Metacognition on the Educational Social Software: New Challenges and Opportunities

Metacognition on the Educational Social Software: New Challenges and Opportunities

Margarida Romero (Université de Toulouse, France and Universitat Autònoma de Barcelona, Spain)
DOI: 10.4018/978-1-60566-826-0.ch003
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Abstract

In recent years, we have witnessed an information revolution. This revolution has been characterised by widespread access to the Internet and by the emergence of information which has been generated by end-users–the so-called user-generated content. The information thus generated has been supported by Web 2.0 applications or social software. These changes in the information society have had an important impact in education, with more and more adults enrolling on life-long learning programs; moreover, the availability of distance learning courses has grown in line with this increase in demand. In this emergent educational paradigm, the new 2.0 technology context implies new competencies for learners. These competencies include literacy in information and communication technology (ICT), learning autonomy, self-regulation and metacognition, while at the same time expanding the opportunities for metacognitive development. We will consider in this chapter these two perspectives of the 2.0 context; on the one hand, the new requirements provided by the environment and, on the other hand, the new learning opportunities which this environment brings.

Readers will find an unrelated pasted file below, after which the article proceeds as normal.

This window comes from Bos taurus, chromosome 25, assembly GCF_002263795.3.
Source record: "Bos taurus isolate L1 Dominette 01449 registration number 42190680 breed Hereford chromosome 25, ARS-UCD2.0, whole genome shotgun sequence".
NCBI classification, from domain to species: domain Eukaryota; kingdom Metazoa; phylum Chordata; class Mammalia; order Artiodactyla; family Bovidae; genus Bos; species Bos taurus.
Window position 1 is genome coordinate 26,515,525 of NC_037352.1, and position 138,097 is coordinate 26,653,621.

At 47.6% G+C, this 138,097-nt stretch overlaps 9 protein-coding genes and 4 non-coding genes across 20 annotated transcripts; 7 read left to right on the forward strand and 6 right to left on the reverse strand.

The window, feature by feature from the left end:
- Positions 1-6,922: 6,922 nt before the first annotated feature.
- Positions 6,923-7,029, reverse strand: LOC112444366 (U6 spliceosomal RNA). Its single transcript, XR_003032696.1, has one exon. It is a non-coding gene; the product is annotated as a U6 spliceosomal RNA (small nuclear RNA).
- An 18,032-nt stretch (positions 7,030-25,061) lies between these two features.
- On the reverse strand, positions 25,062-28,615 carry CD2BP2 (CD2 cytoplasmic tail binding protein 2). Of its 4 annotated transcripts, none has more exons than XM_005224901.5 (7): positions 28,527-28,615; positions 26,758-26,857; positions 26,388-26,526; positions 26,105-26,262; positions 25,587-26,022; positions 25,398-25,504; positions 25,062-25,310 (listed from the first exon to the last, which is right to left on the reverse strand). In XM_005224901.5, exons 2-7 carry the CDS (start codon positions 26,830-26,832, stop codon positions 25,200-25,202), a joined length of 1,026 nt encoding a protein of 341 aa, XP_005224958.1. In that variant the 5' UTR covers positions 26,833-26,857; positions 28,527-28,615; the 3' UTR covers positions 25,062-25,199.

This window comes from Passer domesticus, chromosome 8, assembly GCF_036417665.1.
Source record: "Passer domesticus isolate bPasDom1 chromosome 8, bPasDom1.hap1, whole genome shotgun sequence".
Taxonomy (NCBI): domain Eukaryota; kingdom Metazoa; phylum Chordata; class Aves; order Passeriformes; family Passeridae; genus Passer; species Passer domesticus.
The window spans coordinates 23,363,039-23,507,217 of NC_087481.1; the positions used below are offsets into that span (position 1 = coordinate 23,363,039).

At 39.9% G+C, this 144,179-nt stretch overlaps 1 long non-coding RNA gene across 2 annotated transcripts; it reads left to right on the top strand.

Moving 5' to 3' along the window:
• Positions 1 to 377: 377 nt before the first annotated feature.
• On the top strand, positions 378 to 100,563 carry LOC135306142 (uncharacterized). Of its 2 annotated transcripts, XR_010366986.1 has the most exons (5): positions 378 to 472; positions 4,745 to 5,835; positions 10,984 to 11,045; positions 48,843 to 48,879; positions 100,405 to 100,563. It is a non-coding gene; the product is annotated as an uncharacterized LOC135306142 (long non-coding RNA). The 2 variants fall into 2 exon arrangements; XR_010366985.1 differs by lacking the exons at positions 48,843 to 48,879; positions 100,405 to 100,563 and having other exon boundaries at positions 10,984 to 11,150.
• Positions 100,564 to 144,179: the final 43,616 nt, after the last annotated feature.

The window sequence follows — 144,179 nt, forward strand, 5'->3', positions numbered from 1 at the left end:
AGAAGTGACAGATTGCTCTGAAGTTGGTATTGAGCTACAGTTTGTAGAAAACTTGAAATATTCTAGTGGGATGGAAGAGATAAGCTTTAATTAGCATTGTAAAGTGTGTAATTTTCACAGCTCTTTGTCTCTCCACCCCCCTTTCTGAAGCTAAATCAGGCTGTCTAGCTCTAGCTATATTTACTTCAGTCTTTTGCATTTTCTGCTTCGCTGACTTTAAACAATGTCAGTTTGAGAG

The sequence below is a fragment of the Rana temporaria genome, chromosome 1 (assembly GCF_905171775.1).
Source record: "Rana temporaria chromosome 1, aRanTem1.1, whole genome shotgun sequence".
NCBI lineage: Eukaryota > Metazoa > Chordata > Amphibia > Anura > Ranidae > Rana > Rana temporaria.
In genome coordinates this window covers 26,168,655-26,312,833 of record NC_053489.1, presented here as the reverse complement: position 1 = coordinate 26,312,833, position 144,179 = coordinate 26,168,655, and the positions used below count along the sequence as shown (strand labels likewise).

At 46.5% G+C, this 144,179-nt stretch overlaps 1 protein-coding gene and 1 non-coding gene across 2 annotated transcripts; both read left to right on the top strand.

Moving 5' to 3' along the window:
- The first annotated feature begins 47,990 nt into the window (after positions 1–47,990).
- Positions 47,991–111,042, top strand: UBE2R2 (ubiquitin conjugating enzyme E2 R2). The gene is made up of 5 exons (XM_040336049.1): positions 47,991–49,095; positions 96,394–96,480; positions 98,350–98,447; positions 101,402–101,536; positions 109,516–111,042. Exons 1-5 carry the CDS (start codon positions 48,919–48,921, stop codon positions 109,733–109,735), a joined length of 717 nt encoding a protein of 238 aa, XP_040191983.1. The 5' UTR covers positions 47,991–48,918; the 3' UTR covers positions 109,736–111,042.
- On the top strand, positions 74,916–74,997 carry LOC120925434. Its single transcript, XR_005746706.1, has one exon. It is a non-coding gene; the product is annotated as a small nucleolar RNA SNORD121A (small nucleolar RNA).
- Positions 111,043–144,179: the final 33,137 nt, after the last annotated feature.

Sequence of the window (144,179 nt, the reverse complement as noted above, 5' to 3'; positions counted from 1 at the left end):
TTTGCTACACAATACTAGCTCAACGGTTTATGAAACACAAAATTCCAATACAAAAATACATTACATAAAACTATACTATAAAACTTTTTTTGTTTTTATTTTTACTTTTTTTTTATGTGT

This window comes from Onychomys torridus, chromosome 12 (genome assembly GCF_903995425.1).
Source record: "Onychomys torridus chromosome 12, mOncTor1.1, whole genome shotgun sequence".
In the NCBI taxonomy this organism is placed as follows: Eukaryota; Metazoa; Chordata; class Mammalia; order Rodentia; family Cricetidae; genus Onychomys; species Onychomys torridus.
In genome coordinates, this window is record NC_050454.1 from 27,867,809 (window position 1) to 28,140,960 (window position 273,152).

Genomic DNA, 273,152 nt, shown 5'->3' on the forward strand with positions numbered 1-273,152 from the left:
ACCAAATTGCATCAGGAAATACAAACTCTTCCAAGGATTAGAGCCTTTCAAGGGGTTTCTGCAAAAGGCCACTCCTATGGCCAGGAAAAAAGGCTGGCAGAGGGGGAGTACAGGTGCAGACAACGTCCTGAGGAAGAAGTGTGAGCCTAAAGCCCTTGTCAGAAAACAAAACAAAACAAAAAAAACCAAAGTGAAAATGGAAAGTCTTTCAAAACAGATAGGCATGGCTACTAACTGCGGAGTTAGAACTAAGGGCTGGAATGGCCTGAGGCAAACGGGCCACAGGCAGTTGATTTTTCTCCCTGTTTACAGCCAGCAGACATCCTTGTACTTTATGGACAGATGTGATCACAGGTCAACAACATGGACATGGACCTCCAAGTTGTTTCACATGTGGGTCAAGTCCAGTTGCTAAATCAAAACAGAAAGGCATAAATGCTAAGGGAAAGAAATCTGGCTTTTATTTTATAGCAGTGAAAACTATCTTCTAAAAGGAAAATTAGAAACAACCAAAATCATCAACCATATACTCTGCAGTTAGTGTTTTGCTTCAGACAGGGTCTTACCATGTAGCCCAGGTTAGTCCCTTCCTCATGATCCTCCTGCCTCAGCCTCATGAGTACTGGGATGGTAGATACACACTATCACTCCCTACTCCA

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2. Towards A New Learner Ideal: Self Regulation, Metacognition And Engagement In Life-Long Learning

The profound changes in the information society have also transformed the learner ideal. In a context of growing obsolescence of knowledge (Brandsma, 1998), subjects and organisations must learn throughout life (life-long learning), developing a willingness to learn continuously, encouraged by educational bodies at the highest national and international level (UNESCO, OECD, European Commission). In this context, autonomous learning is now regarded as a social issue (Moisan and Carré, 2002) fostered by ICT possibilities.

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